Amelioration of severe hereditary spherocytosis in nonablated adult mice by marrow transplantation.

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Animals-Newborn, Bone-Marrow-Cells, Bone-Marrow-Transplantation, Cell-Count, Erythrocyte-Aging, Erythrocyte-Count, Erythrocyte-Transfusion, Female, Hematopoiesis, Hematopoietic-Stem-Cells, Male, Mice, Mice-Inbred-C57BL, Spherocytosis-Hereditary, Spleen, SUPPORT-U-S-GOVT-P-H-S

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Exp Hematol 2000 Aug; 28(8):985-92.


CA34196/CA/NCI, R01DK27726/DK/NIDDK, R01HL29305/HL/NHLBI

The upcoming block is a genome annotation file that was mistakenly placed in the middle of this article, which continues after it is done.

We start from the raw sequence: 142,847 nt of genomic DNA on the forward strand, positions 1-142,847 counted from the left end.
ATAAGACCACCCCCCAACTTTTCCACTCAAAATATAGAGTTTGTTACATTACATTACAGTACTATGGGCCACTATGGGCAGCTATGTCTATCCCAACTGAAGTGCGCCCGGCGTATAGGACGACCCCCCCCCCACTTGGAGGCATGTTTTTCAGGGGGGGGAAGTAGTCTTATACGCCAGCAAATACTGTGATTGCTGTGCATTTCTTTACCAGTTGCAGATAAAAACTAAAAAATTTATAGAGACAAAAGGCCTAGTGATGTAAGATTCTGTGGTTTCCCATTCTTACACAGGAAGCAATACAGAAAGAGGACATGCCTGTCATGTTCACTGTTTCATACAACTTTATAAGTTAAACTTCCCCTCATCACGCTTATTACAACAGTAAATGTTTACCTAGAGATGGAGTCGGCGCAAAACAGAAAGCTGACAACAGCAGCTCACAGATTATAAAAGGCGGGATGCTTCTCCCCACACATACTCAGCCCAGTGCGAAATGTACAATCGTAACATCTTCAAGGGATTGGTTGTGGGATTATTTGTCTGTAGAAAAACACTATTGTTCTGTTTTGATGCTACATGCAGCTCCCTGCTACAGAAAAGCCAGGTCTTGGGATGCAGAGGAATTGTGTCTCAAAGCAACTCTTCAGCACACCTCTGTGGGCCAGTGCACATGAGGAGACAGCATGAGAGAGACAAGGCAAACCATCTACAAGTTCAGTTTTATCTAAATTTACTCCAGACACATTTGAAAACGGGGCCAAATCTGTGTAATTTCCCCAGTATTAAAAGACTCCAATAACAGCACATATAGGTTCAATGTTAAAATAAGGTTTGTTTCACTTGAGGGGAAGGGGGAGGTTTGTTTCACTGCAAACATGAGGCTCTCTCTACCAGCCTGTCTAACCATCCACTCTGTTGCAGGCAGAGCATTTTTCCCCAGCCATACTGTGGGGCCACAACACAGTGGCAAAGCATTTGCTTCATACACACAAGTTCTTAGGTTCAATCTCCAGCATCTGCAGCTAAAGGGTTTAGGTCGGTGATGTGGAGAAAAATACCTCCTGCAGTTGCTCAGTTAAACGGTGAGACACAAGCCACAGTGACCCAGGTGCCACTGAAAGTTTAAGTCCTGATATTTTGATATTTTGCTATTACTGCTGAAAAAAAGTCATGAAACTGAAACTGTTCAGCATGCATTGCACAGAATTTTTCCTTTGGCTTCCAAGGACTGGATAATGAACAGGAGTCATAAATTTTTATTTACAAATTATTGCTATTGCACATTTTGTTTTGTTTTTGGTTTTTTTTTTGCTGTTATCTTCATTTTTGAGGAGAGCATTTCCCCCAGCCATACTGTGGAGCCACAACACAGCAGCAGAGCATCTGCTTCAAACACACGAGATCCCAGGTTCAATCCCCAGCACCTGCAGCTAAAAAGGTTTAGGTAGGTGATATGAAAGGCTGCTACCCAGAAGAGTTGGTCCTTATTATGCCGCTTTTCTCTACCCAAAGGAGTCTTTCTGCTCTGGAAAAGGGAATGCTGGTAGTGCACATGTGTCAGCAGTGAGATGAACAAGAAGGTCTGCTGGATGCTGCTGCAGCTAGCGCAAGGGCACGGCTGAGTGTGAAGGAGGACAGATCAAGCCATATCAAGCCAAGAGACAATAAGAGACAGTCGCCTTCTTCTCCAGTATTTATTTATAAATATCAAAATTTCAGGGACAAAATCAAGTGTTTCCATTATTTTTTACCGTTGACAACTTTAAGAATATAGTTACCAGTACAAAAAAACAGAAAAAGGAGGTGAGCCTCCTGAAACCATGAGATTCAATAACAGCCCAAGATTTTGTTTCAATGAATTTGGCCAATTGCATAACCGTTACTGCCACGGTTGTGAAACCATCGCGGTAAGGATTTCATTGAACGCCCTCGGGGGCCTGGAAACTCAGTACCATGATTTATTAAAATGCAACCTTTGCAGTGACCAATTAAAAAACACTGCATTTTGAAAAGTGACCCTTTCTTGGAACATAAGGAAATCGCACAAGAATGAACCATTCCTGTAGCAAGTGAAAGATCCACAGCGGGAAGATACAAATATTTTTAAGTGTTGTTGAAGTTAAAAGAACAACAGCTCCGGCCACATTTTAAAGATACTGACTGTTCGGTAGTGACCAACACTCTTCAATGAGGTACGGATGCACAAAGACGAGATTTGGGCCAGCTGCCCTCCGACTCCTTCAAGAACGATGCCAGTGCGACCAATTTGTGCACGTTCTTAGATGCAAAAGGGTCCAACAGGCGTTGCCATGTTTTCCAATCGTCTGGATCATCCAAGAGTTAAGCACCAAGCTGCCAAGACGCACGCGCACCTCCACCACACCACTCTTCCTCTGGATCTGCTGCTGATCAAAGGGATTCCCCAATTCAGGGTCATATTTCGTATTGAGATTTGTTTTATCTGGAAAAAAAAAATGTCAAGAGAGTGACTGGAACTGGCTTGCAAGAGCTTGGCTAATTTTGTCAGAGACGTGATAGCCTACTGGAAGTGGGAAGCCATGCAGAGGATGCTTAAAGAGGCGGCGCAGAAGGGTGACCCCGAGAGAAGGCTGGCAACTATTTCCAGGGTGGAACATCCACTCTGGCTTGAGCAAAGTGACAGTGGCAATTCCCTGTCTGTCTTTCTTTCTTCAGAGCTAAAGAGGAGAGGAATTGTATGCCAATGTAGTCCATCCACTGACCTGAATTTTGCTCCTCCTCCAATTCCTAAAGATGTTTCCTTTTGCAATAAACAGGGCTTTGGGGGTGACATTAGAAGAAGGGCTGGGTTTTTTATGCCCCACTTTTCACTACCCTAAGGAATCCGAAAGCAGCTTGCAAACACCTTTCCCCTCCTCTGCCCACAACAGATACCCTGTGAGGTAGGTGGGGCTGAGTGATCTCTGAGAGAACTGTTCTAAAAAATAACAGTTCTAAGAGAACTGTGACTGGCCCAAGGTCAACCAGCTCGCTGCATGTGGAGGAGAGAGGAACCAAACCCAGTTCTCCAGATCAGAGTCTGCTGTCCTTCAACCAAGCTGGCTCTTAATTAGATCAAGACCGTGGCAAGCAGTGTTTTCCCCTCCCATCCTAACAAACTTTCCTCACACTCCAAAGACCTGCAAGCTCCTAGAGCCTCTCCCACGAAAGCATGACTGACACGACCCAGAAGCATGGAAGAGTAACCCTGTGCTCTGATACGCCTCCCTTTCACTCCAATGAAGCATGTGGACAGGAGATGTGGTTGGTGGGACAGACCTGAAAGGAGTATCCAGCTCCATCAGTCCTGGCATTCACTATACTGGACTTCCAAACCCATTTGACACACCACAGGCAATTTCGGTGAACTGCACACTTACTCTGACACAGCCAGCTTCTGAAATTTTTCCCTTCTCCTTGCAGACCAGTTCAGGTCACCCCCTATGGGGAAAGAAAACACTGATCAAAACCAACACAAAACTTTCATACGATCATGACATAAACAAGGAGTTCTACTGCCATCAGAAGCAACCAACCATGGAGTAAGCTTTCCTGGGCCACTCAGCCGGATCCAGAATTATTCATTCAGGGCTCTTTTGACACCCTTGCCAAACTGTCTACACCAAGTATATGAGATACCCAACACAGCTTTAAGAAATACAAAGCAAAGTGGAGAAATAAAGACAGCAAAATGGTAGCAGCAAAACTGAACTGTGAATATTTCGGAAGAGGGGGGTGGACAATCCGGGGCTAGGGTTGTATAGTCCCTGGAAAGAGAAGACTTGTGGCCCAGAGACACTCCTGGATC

Human severe hereditary spherocytosis (sHS) is life threatening and transfusion dependent. sHS is lethal within 6 days of birth for 99% of jaundiced (ja/ja) mice, making these mice excellent models for early therapeutic interventions. Nonablated ja/ja neonates simultaneously transfused and given intravenous injections of normal marrow become chimeric for donor cells. Significant improvement of red blood cell parameters occurs but is temporary because the donor marrow-derived cells gradually disappear from the circulation. The average lifespan, however, is increased to 8.7 months. We postulate that donor cells are diluted by rapidly proliferating host cells during postnatal growth. Here, we test this hypothesis by determining whether treatment of adults improves long-term therapy. Nonablated ja/ja adults rescued by a single neonatal transfusion were injected intravenously with 1 x 10(10) normal, genetically marked donor marrow cells/kg body weight. Donor cell implantation and blood parameters were monitored periodically and tissue histopathology was determined at necropsy.sHS recipients with 100% donor erythroid cells have significantly improved red blood cell counts throughout life when compared with ja/ja controls transfused once at birth. Total serum iron and bilirubin levels are corrected in ja/ja marrow recipients. Donor-implanted HS mice necropsied at 16 to 21 months of age have normal mean cell hemoglobin concentration and dramatically decreased tissue iron deposits. Reticulocyte counts but not red cell counts normalize, suggesting the HS mice reset their response to hypoxia.Nonablative transplantation performed after cessation of host postnatal red blood cell amplification can be therapeutic long term for transfusion-dependent hemolytic anemias.

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